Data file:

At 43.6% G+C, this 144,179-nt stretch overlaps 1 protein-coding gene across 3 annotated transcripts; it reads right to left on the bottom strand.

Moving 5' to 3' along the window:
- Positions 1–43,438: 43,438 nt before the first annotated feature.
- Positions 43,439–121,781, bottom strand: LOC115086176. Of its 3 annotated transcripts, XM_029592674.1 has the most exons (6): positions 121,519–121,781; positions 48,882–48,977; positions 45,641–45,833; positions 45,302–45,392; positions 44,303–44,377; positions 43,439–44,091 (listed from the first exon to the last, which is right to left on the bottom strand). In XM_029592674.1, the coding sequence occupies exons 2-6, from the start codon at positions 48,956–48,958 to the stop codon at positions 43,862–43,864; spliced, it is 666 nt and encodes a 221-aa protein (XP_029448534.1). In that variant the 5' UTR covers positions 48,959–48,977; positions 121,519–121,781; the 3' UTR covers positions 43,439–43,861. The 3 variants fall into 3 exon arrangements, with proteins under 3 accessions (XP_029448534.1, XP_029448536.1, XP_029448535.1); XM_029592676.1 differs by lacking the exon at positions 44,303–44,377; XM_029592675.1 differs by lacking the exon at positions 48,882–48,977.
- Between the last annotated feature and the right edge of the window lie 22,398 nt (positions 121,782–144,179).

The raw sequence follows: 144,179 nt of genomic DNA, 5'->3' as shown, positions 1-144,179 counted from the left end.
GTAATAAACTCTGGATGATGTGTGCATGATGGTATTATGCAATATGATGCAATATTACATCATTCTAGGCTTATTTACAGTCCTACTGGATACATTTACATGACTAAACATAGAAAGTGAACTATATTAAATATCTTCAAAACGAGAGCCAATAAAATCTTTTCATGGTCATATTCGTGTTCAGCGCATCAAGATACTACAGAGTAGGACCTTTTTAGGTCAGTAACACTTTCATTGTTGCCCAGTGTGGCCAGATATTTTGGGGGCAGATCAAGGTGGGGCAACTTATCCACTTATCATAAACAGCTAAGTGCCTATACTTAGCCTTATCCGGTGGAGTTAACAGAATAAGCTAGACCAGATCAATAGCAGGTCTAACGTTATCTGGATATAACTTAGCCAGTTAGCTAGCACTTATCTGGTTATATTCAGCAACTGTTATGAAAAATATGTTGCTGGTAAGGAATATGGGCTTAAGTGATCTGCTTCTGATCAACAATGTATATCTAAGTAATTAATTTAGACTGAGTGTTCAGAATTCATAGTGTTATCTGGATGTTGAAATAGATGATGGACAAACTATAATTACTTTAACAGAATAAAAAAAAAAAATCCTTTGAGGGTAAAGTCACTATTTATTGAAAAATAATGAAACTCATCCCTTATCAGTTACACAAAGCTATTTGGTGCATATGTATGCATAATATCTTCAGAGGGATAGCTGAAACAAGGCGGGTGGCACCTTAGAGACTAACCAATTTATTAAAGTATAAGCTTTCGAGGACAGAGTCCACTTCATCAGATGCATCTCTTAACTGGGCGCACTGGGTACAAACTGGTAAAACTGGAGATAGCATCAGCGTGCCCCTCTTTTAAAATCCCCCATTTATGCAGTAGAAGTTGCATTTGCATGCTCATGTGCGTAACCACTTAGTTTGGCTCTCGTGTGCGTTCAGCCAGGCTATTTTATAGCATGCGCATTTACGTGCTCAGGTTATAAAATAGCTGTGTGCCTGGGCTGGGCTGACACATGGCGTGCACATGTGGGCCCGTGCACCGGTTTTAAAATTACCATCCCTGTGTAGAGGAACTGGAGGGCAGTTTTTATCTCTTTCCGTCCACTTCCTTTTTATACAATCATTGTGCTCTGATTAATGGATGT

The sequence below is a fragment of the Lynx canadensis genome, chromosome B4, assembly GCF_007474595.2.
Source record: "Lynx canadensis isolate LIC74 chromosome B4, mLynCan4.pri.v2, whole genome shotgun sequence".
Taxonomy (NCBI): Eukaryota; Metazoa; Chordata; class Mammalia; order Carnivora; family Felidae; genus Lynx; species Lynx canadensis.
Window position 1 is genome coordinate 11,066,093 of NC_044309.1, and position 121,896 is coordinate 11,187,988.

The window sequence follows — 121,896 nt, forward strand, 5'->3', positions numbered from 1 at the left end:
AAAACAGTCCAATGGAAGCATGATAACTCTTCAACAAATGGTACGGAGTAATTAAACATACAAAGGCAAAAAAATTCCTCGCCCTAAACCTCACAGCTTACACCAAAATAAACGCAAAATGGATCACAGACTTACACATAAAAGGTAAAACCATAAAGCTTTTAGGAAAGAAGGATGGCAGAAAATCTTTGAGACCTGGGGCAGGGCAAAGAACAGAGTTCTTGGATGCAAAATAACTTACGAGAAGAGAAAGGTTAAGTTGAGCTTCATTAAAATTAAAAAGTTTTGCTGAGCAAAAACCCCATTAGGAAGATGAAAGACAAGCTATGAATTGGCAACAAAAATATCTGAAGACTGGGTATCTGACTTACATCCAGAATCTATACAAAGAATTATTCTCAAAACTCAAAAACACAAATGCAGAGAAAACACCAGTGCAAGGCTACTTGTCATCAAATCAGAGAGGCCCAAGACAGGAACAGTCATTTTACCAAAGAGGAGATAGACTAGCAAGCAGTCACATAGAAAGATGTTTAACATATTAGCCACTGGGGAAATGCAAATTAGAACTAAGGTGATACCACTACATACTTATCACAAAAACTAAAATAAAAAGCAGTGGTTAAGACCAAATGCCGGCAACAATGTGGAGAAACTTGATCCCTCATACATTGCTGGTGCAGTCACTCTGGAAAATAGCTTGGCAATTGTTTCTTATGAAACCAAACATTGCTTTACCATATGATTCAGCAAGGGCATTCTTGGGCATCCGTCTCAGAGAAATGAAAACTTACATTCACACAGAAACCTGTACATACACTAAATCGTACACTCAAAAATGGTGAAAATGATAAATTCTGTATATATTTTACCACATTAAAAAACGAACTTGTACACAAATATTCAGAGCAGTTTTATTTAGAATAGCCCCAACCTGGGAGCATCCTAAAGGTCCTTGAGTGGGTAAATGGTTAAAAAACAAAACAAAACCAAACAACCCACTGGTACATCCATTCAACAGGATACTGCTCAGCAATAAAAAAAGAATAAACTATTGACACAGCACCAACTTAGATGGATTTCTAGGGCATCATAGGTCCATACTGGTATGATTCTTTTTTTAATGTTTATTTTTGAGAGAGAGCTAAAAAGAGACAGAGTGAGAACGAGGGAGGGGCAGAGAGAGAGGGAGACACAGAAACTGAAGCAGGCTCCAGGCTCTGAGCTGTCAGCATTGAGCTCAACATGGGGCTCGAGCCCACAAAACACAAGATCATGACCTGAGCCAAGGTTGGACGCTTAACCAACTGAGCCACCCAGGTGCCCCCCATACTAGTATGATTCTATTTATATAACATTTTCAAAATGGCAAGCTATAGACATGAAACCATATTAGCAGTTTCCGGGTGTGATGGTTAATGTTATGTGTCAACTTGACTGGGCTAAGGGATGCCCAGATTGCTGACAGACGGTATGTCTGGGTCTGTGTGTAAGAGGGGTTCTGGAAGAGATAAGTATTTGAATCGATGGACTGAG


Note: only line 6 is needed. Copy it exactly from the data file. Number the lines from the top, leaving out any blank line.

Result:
The raw sequence follows: 144,179 nt of genomic DNA, 5'->3' as shown, positions 1-144,179 counted from the left end.